Household Hazardous Waste

transfer station

Many household products contain hazardous chemicals that can, if not properly disposed of, pollute water, harm wildlife and threaten your drinking water and well-being.

Unwanted household chemicals, pesticides, automotive fluids, poisons, and paint can be taken to any of three Clark County transfer stations on most weekends (schedule varies - see days and hours for free drop off). Paint can also be taken to local paint stores during open hours.

Free Household Hazardous Waste drop off information

Transfer station days and hours for free Household Hazardous Waste (HHW) drop off:

Central Transfer and Recycling Center

West Van Materials Recovery Center

Washougal Transfer Station

11034 NE 117th Avenue
Vancouver, WA
360.256.8482

HHW is accepted for free from county residents:
Friday, Saturday & Sunday
8 a.m. to 4 p.m.
 
There is a 25 gallon or 200 pound limit.

6601 NW Old Lower River Rd
Vancouver, WA
360.737.1727

HHW is accepted for free from county residents:
Friday & Saturday
8 a.m. to 4 p.m.
 
There is a 25 gallon or 200 pound limit.

4020 S. Grant Street
Washougal, WA
360.835.2500

HHW is accepted for free from county residents:
First and third Saturday of the month - 8 a.m. to 4 p.m. 
There is a 25 gallon or 200 pound limit.

 

Paint store drop off locations (paint only)

Ace Hardware 13009 NE Hwy 99, Vancouver 360.574.6624
Ace Hardware 1605 W Main St, Battle Ground 360.702.0123
Amboy Hardware & General Store 40600 NE 221st Ave, Amboy 360.247.6700
Habitat for Humanity ReStore 10811 SE Mill Plain Blvd, Vancouver 360.213.1313
Miller Paint Store 14300 NE 20th Ave, Vancouver 360.571.5000
Miller Paint Store 11717 NE 78th Way, Vancouver 360.448.2110
Miller Paint Store 2607 NE Andresen Rd, Vancouver 360.254.3434
Miller Paint Store 111 NE 164th Ave, Vancouver 360.823.0030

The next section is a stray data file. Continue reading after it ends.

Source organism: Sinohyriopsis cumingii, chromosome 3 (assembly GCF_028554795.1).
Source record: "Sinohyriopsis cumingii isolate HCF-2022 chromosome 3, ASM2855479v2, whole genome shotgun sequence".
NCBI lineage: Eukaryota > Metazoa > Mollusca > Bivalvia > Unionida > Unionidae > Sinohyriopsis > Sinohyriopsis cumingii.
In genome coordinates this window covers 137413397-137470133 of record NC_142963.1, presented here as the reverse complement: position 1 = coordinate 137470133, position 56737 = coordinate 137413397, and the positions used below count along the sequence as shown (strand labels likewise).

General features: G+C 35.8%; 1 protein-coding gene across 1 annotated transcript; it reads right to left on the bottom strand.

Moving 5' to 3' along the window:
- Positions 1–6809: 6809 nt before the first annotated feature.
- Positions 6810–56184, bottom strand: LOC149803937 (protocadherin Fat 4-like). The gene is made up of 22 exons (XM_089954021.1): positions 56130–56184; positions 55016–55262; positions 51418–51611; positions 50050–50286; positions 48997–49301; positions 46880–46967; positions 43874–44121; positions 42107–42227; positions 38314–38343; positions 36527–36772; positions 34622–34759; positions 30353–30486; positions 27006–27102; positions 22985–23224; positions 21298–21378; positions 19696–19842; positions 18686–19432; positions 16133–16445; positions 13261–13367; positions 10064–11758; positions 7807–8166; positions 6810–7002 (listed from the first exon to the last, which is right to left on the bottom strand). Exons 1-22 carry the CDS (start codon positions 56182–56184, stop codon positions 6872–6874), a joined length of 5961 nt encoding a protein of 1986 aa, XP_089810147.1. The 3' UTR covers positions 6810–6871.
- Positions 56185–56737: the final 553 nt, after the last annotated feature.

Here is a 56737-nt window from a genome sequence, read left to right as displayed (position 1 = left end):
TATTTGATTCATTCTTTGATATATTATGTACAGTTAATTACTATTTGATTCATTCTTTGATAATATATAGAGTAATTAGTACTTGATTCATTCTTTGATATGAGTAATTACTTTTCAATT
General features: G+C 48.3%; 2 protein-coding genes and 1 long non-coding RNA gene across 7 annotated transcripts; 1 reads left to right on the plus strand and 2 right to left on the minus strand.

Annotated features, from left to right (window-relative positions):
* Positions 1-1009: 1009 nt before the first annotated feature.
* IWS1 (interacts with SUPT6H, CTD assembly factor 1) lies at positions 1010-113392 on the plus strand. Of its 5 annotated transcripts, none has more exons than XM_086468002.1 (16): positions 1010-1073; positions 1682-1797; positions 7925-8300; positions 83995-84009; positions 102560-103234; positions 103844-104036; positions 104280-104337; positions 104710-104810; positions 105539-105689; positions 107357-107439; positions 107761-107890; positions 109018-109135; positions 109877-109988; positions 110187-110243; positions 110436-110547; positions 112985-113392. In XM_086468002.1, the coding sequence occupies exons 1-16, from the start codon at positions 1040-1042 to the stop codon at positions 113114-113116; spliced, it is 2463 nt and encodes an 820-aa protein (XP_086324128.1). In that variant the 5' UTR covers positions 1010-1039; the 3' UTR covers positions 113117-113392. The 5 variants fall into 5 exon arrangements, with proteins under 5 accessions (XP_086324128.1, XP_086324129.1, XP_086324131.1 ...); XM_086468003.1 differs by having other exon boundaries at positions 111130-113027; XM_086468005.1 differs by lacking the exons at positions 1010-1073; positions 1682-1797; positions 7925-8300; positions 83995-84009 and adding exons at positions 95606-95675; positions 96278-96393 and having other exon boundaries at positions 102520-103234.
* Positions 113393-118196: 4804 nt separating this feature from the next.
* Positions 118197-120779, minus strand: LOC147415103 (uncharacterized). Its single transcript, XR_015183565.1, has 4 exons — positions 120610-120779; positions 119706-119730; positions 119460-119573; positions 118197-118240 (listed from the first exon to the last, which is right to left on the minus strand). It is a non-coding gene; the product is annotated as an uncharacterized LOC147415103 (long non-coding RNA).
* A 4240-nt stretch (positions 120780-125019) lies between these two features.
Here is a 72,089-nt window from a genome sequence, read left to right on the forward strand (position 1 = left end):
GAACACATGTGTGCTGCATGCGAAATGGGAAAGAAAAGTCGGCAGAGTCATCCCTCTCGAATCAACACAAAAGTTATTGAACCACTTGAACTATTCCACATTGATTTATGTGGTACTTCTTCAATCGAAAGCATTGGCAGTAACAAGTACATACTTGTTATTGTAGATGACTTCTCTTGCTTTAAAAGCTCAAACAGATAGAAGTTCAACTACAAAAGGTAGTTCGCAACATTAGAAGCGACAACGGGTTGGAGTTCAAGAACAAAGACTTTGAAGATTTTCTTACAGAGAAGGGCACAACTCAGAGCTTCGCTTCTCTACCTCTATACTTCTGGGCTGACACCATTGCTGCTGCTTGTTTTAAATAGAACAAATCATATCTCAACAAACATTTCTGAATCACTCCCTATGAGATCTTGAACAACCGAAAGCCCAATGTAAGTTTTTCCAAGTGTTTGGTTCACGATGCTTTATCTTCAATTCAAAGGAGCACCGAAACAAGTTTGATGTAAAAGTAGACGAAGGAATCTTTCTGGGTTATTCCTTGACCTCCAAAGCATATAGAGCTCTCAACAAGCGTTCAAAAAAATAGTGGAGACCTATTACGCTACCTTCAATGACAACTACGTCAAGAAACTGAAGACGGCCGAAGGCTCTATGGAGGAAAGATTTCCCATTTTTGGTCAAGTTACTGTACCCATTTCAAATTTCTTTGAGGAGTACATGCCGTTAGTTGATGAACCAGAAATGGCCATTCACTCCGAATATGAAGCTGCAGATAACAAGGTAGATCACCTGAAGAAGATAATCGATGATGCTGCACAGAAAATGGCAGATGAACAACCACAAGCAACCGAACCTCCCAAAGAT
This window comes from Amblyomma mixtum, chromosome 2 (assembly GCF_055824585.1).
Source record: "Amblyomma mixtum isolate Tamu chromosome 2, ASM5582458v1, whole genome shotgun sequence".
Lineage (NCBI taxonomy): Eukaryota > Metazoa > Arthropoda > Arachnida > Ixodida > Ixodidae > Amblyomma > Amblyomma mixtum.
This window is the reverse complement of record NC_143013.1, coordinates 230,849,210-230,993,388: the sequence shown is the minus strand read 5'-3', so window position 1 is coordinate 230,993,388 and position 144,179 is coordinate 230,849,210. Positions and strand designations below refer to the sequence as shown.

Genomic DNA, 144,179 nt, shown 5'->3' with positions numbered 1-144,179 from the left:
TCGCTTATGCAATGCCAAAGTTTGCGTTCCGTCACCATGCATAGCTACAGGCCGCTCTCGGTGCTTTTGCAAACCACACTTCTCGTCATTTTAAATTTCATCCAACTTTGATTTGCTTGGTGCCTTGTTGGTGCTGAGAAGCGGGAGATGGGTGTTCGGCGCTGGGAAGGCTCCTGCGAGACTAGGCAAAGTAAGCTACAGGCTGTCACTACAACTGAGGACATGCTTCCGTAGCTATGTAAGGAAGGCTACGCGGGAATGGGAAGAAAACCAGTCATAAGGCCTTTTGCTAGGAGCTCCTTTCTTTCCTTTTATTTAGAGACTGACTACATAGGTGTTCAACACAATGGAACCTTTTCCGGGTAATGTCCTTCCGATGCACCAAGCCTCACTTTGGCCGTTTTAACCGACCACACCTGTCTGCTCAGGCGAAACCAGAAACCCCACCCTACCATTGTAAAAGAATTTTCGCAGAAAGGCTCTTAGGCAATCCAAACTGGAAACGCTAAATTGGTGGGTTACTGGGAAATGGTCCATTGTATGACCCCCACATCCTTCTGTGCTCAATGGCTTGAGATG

Parkrose Hardware 16509 SE 1st St, Vancouver 360.693.7881
Parkrose Hardware 8000 E Mill Plain Blvd, Vancouver 360.433.0855
Parkrose Hardware 8002 NE 6th Ave, Vancouver 360.635.4700
Rodda Paint & Decor 7723 NE 4th Plain Blvd, Vancouver 360.253.5877

What is a Household Hazardous Waste?

Household Hazardous Waste

Household hazardous waste (HHW) is any waste generated from the use of a product containing a hazardous material that, if misused or improperly disposed of, could pose a threat to human health or the environment. These threats vary according to specific properties of the product. To identify potentially hazardous products, look for words on the product label such as poison, danger, warning, caution, or flammable. Most household hazardous wastes are generated from one of the following categories:

  • Automotive Products: oil, antifreeze, gasoline, brake and transmission fluid
  • Household Cleaners: oven cleaners, drain cleaners, disinfectants, laundry products
  • Paints and Solvents: latex and oil base paint, thinners, varnishes, wood preservatives
  • Poisons/Pesticides: fungicides, insecticides, herbicides and rodenticides

Some materials may exhibit more than one chemical hazard; for example, they might be flammable and toxic or corrosive and combustible.

Tips to protect your family's health and the environment:

TIP: Avoid products marked 'danger'.  Look for this word on the labels of cleaners, polishes, paint strippers and pesticides. 'Danger' means the product could poison you, cause serious damage to your skin or eyes, or easily cause a fire.  Products marked 'caution' or 'warning' are safer but the best choice of all is a product that doesn't require any warning at all.


TIP: Reduce your use of pesticides in your yard and garden and toxic chemicals in your home.  Use family- and earth-friendly substitutes.


TIP: Recycle your used motor oil, anti-freeze, household batteries and aerosol cans Curbside; they can be picked-up on your regular recycling pick-up day.


TIP: Dispose of leftover HHW safely. When you dispose of chemicals in the storm drain or sink, the chemicals can end up in local water bodies or groundwater. If you throw them in the garbage, the chemicals can endanger collection and disposal workers.